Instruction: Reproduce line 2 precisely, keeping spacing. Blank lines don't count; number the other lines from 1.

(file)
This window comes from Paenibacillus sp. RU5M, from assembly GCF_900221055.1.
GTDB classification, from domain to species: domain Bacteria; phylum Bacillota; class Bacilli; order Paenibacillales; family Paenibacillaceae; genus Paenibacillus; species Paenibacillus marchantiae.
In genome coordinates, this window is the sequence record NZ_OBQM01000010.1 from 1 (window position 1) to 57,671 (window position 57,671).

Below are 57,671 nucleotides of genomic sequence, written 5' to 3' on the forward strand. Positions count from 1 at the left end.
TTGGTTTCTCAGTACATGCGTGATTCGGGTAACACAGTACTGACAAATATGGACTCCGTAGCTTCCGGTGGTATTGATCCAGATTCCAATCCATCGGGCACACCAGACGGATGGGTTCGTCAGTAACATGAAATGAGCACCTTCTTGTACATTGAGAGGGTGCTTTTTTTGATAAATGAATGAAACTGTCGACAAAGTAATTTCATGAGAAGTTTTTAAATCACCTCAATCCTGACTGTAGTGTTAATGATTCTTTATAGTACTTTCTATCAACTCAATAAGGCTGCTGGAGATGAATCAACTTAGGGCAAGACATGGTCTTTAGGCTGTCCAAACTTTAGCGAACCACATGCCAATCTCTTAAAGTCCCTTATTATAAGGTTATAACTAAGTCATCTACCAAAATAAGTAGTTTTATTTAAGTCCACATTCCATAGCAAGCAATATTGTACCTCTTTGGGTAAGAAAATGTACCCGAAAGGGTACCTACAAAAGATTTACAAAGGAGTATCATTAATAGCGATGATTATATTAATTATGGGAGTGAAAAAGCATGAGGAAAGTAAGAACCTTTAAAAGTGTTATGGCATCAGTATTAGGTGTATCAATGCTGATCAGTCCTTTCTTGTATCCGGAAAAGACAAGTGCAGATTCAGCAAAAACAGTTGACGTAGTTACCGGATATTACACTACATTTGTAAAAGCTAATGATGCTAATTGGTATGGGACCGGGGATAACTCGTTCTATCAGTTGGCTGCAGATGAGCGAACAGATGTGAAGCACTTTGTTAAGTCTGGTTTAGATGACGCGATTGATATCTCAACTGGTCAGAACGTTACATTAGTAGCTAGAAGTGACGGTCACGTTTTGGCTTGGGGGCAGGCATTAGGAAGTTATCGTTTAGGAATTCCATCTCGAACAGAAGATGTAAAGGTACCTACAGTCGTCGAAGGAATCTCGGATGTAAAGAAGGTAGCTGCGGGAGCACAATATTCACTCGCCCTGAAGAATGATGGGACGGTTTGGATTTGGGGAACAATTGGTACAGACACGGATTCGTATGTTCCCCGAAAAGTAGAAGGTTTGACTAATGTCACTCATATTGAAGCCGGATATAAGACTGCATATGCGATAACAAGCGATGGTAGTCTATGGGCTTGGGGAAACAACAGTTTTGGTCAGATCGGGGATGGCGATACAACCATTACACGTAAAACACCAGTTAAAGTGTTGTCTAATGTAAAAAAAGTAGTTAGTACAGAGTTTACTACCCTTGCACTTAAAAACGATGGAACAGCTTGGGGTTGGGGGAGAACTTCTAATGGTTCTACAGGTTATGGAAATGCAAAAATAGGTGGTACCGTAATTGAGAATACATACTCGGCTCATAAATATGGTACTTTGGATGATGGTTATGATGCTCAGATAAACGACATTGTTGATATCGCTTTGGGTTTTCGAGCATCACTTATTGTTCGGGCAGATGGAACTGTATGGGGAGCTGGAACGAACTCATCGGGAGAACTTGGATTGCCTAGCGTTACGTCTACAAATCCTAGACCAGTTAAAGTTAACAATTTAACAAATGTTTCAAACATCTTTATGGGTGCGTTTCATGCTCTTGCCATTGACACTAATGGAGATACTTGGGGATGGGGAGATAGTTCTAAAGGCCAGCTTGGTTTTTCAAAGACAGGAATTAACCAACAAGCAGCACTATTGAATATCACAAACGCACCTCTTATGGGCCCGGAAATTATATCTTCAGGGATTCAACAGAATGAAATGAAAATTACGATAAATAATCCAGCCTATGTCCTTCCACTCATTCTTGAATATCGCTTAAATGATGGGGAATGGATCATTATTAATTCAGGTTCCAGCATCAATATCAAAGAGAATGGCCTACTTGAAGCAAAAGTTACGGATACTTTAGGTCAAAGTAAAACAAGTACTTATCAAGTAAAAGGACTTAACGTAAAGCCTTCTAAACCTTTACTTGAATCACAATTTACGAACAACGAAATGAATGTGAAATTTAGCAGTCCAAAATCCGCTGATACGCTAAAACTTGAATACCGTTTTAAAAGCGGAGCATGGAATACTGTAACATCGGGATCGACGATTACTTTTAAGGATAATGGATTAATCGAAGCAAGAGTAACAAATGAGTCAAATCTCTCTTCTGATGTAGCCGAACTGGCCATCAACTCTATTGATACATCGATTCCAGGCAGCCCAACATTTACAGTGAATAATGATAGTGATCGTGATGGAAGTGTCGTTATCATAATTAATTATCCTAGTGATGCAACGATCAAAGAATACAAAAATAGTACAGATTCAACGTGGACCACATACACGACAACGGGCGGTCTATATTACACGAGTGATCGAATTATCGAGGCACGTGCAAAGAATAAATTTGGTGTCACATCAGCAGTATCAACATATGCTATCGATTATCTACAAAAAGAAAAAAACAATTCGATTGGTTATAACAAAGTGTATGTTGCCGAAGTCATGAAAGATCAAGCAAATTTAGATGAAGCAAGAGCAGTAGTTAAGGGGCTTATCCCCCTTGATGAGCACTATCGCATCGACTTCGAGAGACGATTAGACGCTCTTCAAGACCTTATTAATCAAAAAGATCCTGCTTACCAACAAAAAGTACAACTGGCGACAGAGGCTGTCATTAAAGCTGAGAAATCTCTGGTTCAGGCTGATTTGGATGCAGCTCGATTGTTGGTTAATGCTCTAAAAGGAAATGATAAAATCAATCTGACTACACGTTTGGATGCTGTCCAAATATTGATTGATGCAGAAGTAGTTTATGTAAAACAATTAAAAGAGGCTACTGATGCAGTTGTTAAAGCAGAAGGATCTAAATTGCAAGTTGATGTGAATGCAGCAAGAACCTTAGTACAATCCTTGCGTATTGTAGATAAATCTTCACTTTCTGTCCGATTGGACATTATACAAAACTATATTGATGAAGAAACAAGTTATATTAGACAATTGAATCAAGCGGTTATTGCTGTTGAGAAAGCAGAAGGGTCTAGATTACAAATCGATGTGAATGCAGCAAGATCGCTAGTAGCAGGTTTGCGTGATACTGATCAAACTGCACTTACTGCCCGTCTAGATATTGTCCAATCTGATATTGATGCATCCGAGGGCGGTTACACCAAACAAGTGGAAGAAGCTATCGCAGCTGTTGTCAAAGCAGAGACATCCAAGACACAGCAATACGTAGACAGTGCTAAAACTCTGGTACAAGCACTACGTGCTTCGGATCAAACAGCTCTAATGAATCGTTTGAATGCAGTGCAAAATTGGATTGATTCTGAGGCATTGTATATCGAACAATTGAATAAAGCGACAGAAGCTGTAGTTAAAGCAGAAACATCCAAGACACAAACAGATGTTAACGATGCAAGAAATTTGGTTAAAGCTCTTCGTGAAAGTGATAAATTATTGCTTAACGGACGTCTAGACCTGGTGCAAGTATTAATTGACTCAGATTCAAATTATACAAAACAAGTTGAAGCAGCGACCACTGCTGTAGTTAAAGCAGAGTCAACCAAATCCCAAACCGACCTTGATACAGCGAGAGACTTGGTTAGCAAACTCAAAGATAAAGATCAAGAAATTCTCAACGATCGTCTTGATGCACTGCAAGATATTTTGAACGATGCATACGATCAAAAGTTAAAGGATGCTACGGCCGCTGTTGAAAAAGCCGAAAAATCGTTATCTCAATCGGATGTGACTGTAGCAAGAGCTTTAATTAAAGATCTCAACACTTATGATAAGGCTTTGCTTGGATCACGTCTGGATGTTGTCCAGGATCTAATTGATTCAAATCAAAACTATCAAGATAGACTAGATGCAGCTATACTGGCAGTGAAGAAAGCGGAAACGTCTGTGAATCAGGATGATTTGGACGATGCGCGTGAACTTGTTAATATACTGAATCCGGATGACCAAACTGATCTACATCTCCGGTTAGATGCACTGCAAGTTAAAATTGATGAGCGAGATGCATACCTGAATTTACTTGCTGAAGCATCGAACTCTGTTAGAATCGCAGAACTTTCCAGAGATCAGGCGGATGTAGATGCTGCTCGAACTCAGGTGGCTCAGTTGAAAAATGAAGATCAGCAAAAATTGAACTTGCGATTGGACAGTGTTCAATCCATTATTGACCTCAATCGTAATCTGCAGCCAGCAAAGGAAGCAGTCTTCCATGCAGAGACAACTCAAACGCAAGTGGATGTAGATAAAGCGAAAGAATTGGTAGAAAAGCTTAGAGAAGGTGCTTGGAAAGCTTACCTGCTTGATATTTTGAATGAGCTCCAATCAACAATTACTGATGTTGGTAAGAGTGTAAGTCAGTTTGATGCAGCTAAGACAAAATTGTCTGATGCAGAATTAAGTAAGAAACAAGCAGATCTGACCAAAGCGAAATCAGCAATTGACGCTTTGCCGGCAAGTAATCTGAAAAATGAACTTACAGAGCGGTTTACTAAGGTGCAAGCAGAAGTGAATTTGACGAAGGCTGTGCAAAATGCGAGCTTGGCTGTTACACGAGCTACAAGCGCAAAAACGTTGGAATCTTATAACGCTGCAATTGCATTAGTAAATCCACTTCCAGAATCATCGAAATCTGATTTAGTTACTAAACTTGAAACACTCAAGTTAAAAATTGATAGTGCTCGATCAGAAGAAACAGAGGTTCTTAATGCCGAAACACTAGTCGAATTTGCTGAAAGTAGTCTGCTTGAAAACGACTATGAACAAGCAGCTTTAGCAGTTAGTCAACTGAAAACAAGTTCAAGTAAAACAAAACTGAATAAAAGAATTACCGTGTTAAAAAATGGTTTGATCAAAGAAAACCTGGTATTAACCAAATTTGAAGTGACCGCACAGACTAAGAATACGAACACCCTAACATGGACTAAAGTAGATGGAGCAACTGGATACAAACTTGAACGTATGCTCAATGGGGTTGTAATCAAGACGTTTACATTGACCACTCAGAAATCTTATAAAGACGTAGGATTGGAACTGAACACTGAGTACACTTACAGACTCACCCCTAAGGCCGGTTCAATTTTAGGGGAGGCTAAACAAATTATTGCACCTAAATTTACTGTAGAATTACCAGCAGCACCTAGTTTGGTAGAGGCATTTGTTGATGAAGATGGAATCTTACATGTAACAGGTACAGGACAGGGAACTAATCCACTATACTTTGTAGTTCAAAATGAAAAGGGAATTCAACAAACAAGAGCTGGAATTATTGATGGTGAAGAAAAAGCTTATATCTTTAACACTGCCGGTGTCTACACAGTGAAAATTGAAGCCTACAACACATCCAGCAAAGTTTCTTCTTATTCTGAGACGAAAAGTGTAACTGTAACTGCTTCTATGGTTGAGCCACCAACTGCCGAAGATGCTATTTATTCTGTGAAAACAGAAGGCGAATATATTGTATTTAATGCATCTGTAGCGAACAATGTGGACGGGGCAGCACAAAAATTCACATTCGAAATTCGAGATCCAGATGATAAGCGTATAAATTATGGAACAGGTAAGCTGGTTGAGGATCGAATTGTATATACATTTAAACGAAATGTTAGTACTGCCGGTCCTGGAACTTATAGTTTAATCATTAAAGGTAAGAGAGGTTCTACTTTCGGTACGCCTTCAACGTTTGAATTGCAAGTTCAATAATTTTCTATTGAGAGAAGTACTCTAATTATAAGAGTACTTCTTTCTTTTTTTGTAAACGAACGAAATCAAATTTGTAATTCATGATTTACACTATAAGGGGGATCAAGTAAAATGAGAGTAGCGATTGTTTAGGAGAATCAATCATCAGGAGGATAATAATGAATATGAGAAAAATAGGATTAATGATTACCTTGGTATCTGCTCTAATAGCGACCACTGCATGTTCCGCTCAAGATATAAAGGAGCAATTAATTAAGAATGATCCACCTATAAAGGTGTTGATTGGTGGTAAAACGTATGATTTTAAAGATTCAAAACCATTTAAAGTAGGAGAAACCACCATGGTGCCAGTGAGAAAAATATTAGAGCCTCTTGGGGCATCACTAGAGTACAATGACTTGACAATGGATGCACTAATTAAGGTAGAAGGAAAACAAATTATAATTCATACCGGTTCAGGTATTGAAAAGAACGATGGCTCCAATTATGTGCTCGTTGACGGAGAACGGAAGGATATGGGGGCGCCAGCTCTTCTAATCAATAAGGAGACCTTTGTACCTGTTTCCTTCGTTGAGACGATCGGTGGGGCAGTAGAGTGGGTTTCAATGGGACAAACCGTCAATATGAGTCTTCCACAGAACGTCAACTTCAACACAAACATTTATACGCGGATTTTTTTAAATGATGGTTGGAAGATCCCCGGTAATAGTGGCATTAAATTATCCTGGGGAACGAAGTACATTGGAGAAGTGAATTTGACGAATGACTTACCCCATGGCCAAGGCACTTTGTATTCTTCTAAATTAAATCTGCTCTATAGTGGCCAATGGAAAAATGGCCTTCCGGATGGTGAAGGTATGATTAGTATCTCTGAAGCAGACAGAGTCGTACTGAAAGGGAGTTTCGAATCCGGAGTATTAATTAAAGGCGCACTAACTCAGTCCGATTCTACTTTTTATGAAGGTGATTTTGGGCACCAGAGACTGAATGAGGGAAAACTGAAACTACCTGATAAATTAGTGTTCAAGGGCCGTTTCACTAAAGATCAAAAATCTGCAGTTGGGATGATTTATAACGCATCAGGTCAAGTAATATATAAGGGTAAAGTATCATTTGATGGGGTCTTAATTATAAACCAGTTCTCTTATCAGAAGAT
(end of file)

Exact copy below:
GTDB classification, from domain to species: domain Bacteria; phylum Bacillota; class Bacilli; order Paenibacillales; family Paenibacillaceae; genus Paenibacillus; species Paenibacillus marchantiae.